After an excellent night’s sleep (my jetlag remedy: DO NOT SLEEP until bedtime and pop some melatonin prior to hitting the hay) and a really wonderful Israeli breakfast (that was one of the reasons I chose Ruth Dan Residence), I set off for Haifa. Once again, the drive was pure hell. Getting out of Tel Aviv was awful city driving even though I knew where I was going this time. Once in Haifa, though, it was déjà vu. I was totally without a clue as to where to find Haifa University and the first two times I stopped for directions, the first question was “Do you have NIS (gps)? And I’m thinking, “No, I don’t have GPS! Why do you think I’m asking for directions?” My other dilemma is that I ended up in a toll booth to go under Mt. Carmel and still had not found a bank at which to change money, so no shekels to pay. Fortunately, they took my credit card, and this one had not yet been cancelled. My other misfortune was not having had the foresight to notify my bank and credit card companies of my travels, so both my ATM and my main credit card had been blocked. Fortunately, Travelocity seemed to have put two and two together and didn’t cancel that card. Anyway, enough of my trivial travails – lessons learned/words from the not very wise.
So, after having given myself what I thought was more than ample time to get to my appointment with Professor Israel Doron (Izzy as he likes to be called), I was way late, having been lost and then having huge difficulty finding a parking spot at University of Haifa. Getting in was also interesting, I was given a grilling at the gate before being allowed entry and once in, there was a feeling of being in a fortress. Izzy’s building was the biggest building on campus – a huge high rise that loomed into the sky. The University sits on top of Mount Carmel. It seemed like it was in its own little biosphere. Clouds were swirling low overhead and there was a fierce wind.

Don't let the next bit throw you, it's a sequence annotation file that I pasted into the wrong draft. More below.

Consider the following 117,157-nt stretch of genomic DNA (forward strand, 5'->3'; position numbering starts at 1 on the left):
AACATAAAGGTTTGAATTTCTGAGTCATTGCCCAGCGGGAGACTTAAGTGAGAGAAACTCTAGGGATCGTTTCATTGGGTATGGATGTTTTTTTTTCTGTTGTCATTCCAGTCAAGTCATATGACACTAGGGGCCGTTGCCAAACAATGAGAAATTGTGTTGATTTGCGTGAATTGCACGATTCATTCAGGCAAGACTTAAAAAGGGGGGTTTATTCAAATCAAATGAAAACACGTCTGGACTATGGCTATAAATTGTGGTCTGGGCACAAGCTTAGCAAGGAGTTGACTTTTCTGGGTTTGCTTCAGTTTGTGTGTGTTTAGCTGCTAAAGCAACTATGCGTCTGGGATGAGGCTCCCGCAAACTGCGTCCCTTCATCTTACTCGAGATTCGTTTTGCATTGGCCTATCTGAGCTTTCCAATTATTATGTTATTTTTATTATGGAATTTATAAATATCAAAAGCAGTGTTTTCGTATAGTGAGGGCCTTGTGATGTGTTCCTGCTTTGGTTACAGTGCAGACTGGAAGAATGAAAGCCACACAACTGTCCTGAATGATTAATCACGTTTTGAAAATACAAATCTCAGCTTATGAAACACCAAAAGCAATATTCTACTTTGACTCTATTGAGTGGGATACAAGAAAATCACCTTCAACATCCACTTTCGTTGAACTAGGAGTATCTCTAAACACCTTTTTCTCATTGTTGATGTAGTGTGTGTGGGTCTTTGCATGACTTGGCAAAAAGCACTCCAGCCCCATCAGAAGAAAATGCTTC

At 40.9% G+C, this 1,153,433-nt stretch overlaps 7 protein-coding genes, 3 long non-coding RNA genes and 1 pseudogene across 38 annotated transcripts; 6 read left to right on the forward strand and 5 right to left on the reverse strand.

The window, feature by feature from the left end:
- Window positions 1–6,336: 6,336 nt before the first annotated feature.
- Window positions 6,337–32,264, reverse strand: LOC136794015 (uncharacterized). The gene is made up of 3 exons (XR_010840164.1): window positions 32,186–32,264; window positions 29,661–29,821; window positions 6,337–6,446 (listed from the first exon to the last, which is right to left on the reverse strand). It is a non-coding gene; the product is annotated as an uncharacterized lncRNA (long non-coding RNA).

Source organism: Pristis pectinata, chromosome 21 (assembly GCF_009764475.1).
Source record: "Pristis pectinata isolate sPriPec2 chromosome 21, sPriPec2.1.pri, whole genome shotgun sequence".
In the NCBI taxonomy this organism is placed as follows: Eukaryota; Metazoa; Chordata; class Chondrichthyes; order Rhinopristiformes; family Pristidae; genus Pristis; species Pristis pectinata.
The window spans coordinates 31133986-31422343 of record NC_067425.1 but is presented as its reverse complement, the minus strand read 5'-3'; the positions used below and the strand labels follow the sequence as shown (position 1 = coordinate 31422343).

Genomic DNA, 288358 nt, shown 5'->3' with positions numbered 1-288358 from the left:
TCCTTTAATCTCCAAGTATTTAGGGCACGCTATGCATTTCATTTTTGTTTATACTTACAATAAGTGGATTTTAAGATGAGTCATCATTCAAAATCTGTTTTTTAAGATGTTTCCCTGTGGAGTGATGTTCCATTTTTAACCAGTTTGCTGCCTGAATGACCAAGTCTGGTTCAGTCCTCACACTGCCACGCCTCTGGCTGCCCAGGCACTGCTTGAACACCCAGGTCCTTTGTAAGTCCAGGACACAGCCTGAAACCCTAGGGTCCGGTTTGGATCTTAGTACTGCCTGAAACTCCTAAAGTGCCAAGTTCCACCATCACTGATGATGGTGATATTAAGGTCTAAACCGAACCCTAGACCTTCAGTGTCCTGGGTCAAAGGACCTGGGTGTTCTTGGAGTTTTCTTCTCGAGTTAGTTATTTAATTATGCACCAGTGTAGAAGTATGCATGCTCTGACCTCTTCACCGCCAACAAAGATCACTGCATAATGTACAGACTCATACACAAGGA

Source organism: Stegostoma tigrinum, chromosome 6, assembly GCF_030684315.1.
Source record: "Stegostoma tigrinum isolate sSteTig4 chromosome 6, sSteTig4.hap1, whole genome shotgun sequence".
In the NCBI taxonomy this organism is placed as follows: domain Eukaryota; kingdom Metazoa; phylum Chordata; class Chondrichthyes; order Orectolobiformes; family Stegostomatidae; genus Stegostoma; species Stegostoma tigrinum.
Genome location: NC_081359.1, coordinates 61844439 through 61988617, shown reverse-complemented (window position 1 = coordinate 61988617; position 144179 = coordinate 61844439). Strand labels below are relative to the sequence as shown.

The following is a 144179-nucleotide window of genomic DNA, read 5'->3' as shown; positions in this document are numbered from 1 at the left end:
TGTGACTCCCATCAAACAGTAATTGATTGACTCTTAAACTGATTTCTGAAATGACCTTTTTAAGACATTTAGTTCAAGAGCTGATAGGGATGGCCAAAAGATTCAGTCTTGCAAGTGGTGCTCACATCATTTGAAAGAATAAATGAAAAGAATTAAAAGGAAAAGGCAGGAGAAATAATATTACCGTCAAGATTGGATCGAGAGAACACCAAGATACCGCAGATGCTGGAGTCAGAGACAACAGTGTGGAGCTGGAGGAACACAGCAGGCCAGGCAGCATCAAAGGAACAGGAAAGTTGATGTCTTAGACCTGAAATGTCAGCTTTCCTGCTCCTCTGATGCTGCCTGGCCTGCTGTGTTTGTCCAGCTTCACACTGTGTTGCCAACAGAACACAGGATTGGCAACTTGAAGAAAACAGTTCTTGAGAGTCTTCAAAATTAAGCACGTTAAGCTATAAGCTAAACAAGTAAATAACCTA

In spite of my tardiness, I was greeted very cordially by Izzy and his colleague Carmit Shay. The two of them peppered me with questions about elder law in the states and I reciprocated with my own questions. The big take away for me is how much better Israel is at taking care of their elderly than is the US. That said, like in the US, they are being threatened with cutbacks in the face of the fiscal crunch that is affecting a huge portion of the lower and middle classes. In sum, I was very happy with the meeting, and I’ll be submitting a short article to the National Academy of Elder Law’s monthly news magazine.
Parts of the drive to and from Haifa were breathtaking. I was able to pull over and snap this shot overlooking Haifa and the Mediterranean as I was leaving the university which gives a sense of how high up it is.
I was also able to pull over and get put my toes in the sea. The water was warmer than I expected for this time of year. For a Mainer, I would say it was swimmable, although there wasn’t a person in sight venturing into the water other than the wetsuit clad sail surfers.
Once again, Palestine on my mind, my thoughts turned to all of those people living the West Bank who have never been to the Mediterranean and may never have the opportunity to dip their toes in its beautiful waters because they are not allowed. And even though Gaza has a nice stretch of Mediterranean coast, few people from the West Bank are even allowed entry there, in spite of it being the other Palestinian territory.